On the menu: Some like it hot in the great outdoors
It's not just what you cook on the barbecue that matters - how you cook it plays a big part too
Tikka marinade and minty yoghurt marinade. Photographs: Brenda Fitzsimons
Minty yoghurt marinade
With more glorious weather promised, alfresco dining is alluring to say the least. The aromas wafting from barbecues around the country is the best summer smell, and making just a few adjustments to your grilling technique can be good for your health too.
Not only is the quality of your meat important, but so too is how you barbecue. Research suggests that cooking meats at very high temperatures creates chemicals that can potentially increase our risk of developing cancer.
Certain compounds formed during the cooking of meat, such as heterocyclic amines (HCAs) and polycyclic aromatic hydrocarbon (PAH), have been identified as possible human carcinogens.
HCAs are formed when amino acids (the building blocks of protein) and creatine (a natural compound found in muscle meats) react at very high temperatures.
Barbecuing meat provides the right conditions and more HCAs are produced the longer and hotter the meat cooks. HCAs are mutagens and they can bind directly to DNA, promoting cancerous cells. Studies have linked frequent ingestion of HCAs to an increased risk of pancreatic and colorectal cancers.
A study published in Carcinogenesis (2012) from the University of Southern California (USC) found that cooking red meats at high temperatures may increase the risk of advanced prostate cancer by as much as 40 per cent.
This related to men who ate more than 2.5 weekly servings of red meat cooked at high temperatures.
“The observations from this study alone are not enough to make any health recommendations, but given the few modifiable risk factors known for prostate cancer, the understanding of dietary factors and cooking methods are of high public health relevance,” according to Mariana Stern, associate professor of preventive medicine at USC.
Another cancer-causing agent, PAH, is produced when fat drips from the meat onto the flames and produces smoke. The PAH-filled smoke rises and coats the food, contaminating it. PAH also appears to be created when flames touch the meat itself, charring it.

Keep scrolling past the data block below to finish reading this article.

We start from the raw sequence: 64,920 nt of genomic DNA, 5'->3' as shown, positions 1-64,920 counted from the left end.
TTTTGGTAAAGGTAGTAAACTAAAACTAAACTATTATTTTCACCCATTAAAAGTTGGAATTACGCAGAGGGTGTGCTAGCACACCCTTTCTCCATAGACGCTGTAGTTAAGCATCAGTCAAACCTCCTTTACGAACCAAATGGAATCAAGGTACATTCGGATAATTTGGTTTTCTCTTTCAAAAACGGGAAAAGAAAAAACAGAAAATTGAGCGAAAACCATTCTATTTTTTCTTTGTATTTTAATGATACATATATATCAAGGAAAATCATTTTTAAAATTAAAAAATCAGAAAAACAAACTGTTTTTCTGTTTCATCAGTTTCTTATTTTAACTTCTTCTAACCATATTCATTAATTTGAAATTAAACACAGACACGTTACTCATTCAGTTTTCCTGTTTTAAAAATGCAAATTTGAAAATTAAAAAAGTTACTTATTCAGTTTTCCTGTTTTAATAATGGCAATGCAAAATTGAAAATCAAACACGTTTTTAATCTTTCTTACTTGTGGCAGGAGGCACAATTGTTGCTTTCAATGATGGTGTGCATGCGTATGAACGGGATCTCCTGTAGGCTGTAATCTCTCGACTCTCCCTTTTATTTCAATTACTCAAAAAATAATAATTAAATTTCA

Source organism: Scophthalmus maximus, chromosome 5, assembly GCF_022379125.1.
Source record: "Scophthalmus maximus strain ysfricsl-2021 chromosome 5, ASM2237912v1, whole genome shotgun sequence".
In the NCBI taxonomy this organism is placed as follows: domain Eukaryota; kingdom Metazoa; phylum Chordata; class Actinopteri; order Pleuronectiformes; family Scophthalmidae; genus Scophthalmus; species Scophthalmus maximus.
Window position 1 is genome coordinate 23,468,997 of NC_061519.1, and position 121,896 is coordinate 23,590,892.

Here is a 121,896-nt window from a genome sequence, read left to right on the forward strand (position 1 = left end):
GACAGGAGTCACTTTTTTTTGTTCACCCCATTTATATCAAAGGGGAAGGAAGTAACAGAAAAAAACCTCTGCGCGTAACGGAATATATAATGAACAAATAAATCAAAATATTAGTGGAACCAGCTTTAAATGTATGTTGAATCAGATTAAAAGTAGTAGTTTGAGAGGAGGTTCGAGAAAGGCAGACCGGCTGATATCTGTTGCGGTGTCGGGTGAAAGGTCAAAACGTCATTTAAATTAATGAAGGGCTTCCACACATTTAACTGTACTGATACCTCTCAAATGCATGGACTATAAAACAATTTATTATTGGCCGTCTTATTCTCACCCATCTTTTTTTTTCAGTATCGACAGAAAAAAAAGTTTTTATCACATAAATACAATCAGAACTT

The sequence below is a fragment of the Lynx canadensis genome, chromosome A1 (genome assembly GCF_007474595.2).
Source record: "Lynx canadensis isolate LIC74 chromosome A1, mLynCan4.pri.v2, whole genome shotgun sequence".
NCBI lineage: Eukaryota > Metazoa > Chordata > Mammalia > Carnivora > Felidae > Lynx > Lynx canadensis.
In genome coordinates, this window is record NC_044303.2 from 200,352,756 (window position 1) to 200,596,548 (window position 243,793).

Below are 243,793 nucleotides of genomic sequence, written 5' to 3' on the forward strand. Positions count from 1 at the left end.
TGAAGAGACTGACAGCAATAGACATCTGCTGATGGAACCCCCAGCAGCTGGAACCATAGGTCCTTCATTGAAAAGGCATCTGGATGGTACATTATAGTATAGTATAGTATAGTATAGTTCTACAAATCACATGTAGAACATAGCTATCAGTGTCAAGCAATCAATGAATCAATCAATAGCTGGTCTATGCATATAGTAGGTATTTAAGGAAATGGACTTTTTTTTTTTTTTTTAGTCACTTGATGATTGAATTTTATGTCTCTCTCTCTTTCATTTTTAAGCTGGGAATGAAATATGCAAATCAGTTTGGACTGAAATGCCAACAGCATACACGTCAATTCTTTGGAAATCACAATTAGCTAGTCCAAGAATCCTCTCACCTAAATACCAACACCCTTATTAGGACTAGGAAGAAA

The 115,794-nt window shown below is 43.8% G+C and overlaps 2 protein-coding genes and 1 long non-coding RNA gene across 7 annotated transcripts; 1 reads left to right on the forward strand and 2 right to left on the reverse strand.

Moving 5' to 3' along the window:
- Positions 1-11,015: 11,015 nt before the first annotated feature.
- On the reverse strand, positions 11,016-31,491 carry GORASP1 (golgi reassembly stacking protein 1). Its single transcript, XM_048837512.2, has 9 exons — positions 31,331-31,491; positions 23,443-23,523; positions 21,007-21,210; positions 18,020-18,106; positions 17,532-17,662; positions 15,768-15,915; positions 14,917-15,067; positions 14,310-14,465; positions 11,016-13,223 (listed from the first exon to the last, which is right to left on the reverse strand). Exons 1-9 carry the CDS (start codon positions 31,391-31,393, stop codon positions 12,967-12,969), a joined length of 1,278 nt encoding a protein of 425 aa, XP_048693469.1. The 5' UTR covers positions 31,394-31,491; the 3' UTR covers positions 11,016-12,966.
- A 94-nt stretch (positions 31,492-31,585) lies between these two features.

That said, there is no need to give up barbecued food. Some people cook inside at lower temperatures and then “finish off” their protein-rich foods on the barbecue. You can also use any or all of the following tips to minimise the formation of carcinogens.
Clean your barbecue grill: Scrubbing down the grill before or after you barbecues can minimise the build-up of carcinogens.
Size matters: Select smaller cuts of meat to speed up the cooking time and thereby reduce exposure. So, instead of grilling a whole steak, make kebabs more frequently.
Reduce fat: Avoid fat dripping from fatty meats. Barbecuing leaner meats, poultry and fish means less smoky PAHs. Wrapping meats in tinfoil helps too.
Marinate your meat: Kansas State University researchers found that marinated steaks contained 57-88 per cent less carcinogens. The marinade may create a protective barrier between the meat’s proteins and the heat of the barbecue. The other theory is that the antioxidants in marinades made with olive oil and lemon juice might decrease the HCAs. Choose marinades without lots of sugar, as thicker marinades tend to char.